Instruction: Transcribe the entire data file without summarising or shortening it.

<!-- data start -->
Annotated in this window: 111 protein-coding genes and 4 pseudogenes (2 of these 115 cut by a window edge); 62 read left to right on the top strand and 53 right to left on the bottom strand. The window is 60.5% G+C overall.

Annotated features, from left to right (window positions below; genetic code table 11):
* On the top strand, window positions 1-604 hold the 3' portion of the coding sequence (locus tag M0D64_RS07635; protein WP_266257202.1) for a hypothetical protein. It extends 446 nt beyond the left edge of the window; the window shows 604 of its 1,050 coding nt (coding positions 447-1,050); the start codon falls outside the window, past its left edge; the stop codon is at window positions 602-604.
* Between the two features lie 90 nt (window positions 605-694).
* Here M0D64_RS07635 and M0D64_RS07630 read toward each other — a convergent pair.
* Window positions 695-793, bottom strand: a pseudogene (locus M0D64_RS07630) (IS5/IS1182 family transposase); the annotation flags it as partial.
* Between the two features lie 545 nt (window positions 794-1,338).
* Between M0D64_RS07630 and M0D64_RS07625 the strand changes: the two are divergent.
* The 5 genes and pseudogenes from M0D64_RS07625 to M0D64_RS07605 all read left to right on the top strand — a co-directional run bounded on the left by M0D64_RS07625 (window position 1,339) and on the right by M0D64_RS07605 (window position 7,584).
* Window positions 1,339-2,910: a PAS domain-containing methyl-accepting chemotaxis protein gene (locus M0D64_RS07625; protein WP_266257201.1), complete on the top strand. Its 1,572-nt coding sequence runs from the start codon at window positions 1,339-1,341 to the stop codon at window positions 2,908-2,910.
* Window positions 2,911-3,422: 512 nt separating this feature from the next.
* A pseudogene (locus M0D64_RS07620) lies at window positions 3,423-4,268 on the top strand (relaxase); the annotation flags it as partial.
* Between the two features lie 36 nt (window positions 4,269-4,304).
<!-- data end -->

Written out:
Annotated in this window: 111 protein-coding genes and 4 pseudogenes (2 of these 115 cut by a window edge); 62 read left to right on the top strand and 53 right to left on the bottom strand. The window is 60.5% G+C overall.

Annotated features, from left to right (window positions below; genetic code table 11):
* On the top strand, window positions 1-604 hold the 3' portion of the coding sequence (locus tag M0D64_RS07635; protein WP_266257202.1) for a hypothetical protein. It extends 446 nt beyond the left edge of the window; the window shows 604 of its 1,050 coding nt (coding positions 447-1,050); the start codon falls outside the window, past its left edge; the stop codon is at window positions 602-604.
* Between the two features lie 90 nt (window positions 605-694).
* Here M0D64_RS07635 and M0D64_RS07630 read toward each other — a convergent pair.
* Window positions 695-793, bottom strand: a pseudogene (locus M0D64_RS07630) (IS5/IS1182 family transposase); the annotation flags it as partial.
* Between the two features lie 545 nt (window positions 794-1,338).
* Between M0D64_RS07630 and M0D64_RS07625 the strand changes: the two are divergent.
* The 5 genes and pseudogenes from M0D64_RS07625 to M0D64_RS07605 all read left to right on the top strand — a co-directional run bounded on the left by M0D64_RS07625 (window position 1,339) and on the right by M0D64_RS07605 (window position 7,584).
* Window positions 1,339-2,910: a PAS domain-containing methyl-accepting chemotaxis protein gene (locus M0D64_RS07625; protein WP_266257201.1), complete on the top strand. Its 1,572-nt coding sequence runs from the start codon at window positions 1,339-1,341 to the stop codon at window positions 2,908-2,910.
* Window positions 2,911-3,422: 512 nt separating this feature from the next.
* A pseudogene (locus M0D64_RS07620) lies at window positions 3,423-4,268 on the top strand (relaxase); the annotation flags it as partial.
* Between the two features lie 36 nt (window positions 4,269-4,304).